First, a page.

A "miracle baby" was the victim of child traffickers motivated by financial greed, a UK judge has ruled.
Kenyan Gilbert Deya denies he is involved in child trafficking
The one-year-old, known as C, was taken into care after tests revealed his DNA did not match that of his "parents".
His alleged mother said she bore him with the aid of an evangelist who says he aids infertile couples by prayer.
At a High Court hearing in London, Mr Justice Ryder said the "birth" helped generate funds for the Kenyan preacher from a "deceived congregation".
The UK-based Kenyan evangelist Gilbert Deya is wanted in Kenya over allegations of child trafficking, which he denies.
The judge said that during the so-called birth of C his "mother" - known as Mrs E - was
seriously assaulted, "and a live child who had been born to another family was presented to her as her child."
"In a cruel deception to further the financial ends of those involved, Mrs E was deceived into thinking that she had given birth," he ruled.
"C's birth as described was a falsehood not a miracle."
The hearing was held in private but the judge said he was publishing his findings to try to prevent a recurrence of the "cruel deception" and to try to trace C's birth parents.
Mr Justice Ryder granted the London Borough of Haringey a temporary care order of the child, pending a final decision on his future.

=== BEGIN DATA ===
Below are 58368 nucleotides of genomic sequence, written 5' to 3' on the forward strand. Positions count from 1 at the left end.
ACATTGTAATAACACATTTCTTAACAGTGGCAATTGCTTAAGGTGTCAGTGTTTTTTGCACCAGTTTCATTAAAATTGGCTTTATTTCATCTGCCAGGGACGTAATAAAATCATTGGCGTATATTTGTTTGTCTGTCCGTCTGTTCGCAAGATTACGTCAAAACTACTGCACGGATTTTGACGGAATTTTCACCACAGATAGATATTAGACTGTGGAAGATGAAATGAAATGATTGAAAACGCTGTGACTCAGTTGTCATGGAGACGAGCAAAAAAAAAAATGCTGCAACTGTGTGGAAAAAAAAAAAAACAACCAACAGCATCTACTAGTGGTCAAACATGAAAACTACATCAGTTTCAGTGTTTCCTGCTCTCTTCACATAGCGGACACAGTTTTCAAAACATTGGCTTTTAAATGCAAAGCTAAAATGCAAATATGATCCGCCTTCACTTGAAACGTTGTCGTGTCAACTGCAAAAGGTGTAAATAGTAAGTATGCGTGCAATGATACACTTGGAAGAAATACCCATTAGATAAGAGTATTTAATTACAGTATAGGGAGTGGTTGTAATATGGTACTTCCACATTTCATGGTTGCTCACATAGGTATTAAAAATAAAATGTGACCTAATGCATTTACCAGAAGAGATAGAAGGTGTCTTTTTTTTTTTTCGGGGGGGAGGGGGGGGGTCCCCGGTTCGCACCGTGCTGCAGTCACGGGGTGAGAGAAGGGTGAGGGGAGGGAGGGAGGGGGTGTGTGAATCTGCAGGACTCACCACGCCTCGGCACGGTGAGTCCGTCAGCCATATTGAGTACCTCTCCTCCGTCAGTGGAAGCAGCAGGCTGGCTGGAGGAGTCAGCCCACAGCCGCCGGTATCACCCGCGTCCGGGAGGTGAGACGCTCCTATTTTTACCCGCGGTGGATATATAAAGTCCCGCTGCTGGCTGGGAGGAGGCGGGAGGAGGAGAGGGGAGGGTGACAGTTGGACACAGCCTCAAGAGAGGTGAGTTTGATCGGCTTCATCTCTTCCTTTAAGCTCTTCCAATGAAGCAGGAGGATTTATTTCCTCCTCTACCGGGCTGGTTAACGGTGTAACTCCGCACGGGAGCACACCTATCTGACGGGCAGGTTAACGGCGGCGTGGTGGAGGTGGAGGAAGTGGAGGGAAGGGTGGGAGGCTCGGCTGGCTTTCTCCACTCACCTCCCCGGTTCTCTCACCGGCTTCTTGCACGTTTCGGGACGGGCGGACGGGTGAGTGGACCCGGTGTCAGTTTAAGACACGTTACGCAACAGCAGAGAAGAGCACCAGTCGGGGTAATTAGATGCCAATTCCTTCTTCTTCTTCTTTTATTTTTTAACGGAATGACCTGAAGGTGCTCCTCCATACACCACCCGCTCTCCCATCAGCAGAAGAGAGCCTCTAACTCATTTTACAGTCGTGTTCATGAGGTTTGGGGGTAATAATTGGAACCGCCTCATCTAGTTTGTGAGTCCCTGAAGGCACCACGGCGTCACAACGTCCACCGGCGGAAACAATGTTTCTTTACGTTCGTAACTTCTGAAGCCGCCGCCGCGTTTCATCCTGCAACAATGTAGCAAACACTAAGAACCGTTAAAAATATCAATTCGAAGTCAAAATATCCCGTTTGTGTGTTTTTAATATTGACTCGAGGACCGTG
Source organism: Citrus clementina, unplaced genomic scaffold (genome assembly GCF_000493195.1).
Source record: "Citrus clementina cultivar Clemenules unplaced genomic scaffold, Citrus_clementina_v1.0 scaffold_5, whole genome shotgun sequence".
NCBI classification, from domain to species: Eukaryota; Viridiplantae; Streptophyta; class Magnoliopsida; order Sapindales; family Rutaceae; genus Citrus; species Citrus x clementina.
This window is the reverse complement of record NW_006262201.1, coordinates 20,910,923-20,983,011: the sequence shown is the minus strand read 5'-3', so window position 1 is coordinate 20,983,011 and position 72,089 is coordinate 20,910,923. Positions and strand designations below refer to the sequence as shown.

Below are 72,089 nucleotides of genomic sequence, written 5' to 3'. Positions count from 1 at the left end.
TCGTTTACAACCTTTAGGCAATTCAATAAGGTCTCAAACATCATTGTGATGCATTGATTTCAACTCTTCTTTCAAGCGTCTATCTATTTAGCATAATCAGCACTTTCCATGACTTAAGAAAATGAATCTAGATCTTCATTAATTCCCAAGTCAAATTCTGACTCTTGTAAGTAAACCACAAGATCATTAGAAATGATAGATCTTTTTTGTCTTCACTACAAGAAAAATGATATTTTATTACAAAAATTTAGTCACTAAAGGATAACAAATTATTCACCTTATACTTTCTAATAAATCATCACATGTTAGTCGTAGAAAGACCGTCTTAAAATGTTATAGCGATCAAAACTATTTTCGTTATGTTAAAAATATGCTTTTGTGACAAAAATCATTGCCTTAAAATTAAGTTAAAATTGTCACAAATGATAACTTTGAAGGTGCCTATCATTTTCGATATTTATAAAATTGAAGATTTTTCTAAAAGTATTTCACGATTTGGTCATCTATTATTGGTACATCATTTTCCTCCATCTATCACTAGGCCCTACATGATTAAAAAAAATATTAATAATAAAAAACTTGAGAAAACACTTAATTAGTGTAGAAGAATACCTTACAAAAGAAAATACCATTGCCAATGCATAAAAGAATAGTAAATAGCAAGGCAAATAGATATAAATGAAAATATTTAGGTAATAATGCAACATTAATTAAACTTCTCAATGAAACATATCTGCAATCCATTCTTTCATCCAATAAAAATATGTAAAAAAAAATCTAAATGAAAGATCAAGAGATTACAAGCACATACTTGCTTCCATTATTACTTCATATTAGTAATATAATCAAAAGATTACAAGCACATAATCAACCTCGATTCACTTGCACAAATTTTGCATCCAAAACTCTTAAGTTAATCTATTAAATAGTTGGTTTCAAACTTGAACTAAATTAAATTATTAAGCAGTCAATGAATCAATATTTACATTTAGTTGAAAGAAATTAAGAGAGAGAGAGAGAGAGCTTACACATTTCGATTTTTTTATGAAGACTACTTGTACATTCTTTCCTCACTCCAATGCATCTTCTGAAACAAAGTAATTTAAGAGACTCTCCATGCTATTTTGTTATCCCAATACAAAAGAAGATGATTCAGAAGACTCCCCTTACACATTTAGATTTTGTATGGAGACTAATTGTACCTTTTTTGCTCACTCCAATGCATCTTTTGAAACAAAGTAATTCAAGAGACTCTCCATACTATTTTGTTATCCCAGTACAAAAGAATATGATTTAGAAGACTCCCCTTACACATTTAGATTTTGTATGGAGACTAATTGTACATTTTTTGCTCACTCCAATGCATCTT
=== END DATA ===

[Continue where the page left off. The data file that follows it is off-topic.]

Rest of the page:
Mr and Mrs E are members of the UK's fastest growing religious movement, The Gilbert Deya Ministries.
Mr Deya is a self-styled archbishop who claims babies have been born to infertile mothers through the power of prayer.
Mrs E said Gilbert Deya's wife Mary had prayed for her
The church has 36,000 members in the UK, as well as branches in Europe, Africa and Asia.
Mrs E, 38, told the High Court C was the second of three miracle babies born to her after prayers in the church.
The first died soon after birth in Kenya and the third was taken by Kenyan authorities.
Mrs E said medical tests in London had not shown her to be pregnant but Gilbert Deya's wife, Mary, had taken her to a doctor in Kenya who had confirmed that she was.
In each case she described being taken in severe pain to a clinic by Mrs Deya before being examined by a doctor who gave her an injection to make the birth more comfortable.
She said her babies were delivered about 20 minutes after she arrived at the clinic but she never saw the moment of childbirth because of her distended abdomen and her position.
Mrs E and her husband, 47, told Mr Justice Ryder that despite the DNA evidence, faith was the answer to that which medical science would not explain.
Kenyan police have seized 20 so-called miracle babies
Kenyan police allege the Gilbert Deya Ministries is an international baby-snatching ring and have asked the British government to extradite Mr Deya.
They say their investigation revolves around the disappearance of babies from Nairobi's Pumwani Maternity Hospital and involves suspects in Britain,
Ghana, Nigeria, Uganda and Kenya.
In September they took 20 of Mr Deya's "miracle babies" into care in Nairobi after they were found to have no genetic link to the women claiming to be their mothers.
The pastor denies involvement in child trafficking and his lawyer says his client will not receive a fair trial if he is extradited to Kenya.
Gilbert Deya is now based in Glasgow and is claiming political asylum in Scotland.